Sample size and power calculation

The sample size of this trial is based on the primary outcome return to work rate (hazard ratio (HR)). There are to the authors’ knowledge no comparable Danish studies, and the sample size estimates are based on Dutch studies of comparable interventions for populations on sick leave with common mental disorders. The desired type II error risk is set at 10% (power = 90%). The mean number of days from baseline to return to work in the control group is conservatively estimated to be 210 days [67,68,69]. Due to multiple testing, as we will make comparisons between all three study arms, we Bonferroni correct the type I error risk (α) to 0.0167. An HR of 1.5 is estimated to be clinically relevant [70,71,72], and participants will be recruited through 639 days and followed for 365 additional days. With an allocation ratio of 1:1:1 we need 201 participants in each of the three arms to reject the null hypothesis that the return to work rate is equal in the control group, the IBBIS mental health care intervention, and the integrated IBBIS mental health care and IBBIS vocational rehabilitation intervention, respectively. If we fail to include 603 participants, the statistical power can be lowered to 80% and thus only 468 participants will be needed.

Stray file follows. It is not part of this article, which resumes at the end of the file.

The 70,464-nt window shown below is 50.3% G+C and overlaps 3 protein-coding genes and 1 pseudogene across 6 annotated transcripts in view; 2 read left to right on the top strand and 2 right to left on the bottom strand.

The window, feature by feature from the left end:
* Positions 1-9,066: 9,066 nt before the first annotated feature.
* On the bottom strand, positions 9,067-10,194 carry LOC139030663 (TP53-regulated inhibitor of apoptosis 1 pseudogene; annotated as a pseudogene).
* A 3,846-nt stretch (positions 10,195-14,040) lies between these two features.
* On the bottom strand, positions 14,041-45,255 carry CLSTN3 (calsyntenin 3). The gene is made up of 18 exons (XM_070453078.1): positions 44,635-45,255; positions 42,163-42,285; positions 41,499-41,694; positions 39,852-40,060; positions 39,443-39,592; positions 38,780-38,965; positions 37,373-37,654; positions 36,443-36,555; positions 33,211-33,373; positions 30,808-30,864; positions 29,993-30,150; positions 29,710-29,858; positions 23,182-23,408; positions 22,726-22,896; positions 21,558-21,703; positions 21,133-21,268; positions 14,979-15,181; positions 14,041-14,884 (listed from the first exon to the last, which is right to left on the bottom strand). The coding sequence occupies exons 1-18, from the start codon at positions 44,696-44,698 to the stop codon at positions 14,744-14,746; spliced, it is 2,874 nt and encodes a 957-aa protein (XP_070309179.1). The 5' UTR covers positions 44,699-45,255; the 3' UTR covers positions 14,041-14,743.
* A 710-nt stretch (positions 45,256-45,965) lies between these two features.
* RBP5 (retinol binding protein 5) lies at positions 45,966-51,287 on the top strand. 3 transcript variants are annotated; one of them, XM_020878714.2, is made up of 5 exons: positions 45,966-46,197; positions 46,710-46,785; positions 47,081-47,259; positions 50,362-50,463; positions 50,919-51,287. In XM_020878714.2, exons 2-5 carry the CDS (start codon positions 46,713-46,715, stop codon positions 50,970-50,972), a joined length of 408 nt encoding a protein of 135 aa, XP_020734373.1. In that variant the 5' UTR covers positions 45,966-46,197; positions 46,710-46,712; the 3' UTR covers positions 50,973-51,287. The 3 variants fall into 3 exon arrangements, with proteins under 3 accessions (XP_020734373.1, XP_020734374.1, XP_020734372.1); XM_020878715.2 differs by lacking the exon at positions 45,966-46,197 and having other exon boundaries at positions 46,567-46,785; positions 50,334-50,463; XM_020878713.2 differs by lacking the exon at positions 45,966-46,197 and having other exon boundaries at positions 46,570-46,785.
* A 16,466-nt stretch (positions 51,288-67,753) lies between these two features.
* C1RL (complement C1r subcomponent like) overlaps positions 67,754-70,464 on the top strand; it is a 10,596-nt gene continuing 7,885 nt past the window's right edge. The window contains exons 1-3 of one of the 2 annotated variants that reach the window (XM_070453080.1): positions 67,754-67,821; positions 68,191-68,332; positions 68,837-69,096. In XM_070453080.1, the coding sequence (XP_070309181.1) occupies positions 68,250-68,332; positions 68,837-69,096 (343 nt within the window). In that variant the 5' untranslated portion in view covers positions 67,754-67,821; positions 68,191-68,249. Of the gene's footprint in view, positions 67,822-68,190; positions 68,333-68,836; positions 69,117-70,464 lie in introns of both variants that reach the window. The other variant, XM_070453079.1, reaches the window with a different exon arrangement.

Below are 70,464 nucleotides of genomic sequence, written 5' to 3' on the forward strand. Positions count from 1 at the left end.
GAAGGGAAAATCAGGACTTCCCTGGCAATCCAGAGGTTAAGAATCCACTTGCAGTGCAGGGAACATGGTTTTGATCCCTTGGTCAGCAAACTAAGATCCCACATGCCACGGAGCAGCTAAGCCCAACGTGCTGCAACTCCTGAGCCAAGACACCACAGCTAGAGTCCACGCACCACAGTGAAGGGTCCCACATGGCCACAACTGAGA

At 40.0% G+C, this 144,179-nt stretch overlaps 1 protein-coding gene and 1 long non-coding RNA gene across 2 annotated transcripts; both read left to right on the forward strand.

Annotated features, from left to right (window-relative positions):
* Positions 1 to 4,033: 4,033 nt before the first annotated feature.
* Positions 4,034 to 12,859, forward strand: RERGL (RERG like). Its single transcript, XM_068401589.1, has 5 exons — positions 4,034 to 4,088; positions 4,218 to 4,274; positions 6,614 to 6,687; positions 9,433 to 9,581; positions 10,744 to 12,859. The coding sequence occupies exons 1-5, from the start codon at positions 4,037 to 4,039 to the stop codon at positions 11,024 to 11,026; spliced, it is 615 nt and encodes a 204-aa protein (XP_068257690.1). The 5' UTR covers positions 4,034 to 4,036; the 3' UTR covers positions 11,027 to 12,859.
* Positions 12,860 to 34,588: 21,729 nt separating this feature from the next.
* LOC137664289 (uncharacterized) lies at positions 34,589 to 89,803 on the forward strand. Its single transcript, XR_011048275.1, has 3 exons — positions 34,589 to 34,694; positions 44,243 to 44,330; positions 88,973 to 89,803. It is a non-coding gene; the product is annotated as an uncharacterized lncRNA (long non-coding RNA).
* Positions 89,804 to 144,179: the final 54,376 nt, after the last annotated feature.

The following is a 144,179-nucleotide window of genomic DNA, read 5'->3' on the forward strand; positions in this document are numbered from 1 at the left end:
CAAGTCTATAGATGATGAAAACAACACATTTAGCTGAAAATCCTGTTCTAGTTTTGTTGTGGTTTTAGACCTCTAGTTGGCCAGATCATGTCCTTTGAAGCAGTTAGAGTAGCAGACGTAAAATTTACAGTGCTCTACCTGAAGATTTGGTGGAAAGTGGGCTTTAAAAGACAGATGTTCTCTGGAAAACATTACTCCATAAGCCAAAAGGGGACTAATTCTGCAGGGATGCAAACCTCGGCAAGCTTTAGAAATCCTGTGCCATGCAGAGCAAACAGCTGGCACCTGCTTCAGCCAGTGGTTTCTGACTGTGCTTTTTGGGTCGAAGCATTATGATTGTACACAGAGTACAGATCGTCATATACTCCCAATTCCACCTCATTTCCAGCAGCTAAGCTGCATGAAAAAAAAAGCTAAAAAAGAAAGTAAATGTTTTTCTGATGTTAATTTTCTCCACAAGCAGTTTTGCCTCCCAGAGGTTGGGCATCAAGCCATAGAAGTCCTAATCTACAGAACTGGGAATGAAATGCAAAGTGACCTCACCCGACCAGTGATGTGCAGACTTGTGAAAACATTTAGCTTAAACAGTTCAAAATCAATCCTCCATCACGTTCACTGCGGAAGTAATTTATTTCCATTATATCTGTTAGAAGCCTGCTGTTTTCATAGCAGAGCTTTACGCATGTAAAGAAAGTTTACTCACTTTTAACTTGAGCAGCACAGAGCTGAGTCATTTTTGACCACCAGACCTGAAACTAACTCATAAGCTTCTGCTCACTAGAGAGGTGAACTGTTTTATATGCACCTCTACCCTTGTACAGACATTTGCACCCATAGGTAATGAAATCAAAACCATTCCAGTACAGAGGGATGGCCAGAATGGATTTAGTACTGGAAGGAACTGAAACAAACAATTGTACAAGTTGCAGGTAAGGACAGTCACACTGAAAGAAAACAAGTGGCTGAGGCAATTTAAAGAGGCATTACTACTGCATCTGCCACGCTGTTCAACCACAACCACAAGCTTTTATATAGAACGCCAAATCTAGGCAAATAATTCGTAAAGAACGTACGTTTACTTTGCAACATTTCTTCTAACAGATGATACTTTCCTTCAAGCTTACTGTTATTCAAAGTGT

Power calculations (Tables 5 and 6) indicate that a sample size of 201 participants per group will be adequate to detect relevant significant differences in the secondary outcome measures with minimum 80% power.

Table 5 Power calculation for binary secondary outcomes
Table 6 Power calculation for linear secondary outcomes

All sample size and power calculations are conducted in the PS: Power and Sample Size Calculation software [73].

Statistical analysis plan

The primary objective of this superiority trial is to test if there is any difference in time from baseline to the event return to work between the three groups at 12-month follow-up time; the null hypothesis being that there is no difference. Because the primary outcome data is collected as register data, the data is expected to be complete. Kaplan-Meier survival curves will be computed, and the differences between the three intervention groups will be tested with a Cox proportional hazards regression analysis to estimate the treatment effect as HR with 95% confidence intervals. Cox regression analysis will also be used for the secondary outcomes at 24-month follow-up: “time from return to work to recurrent sick leave” for the subpopulation of individuals who have started working and “time from baseline to return to work.”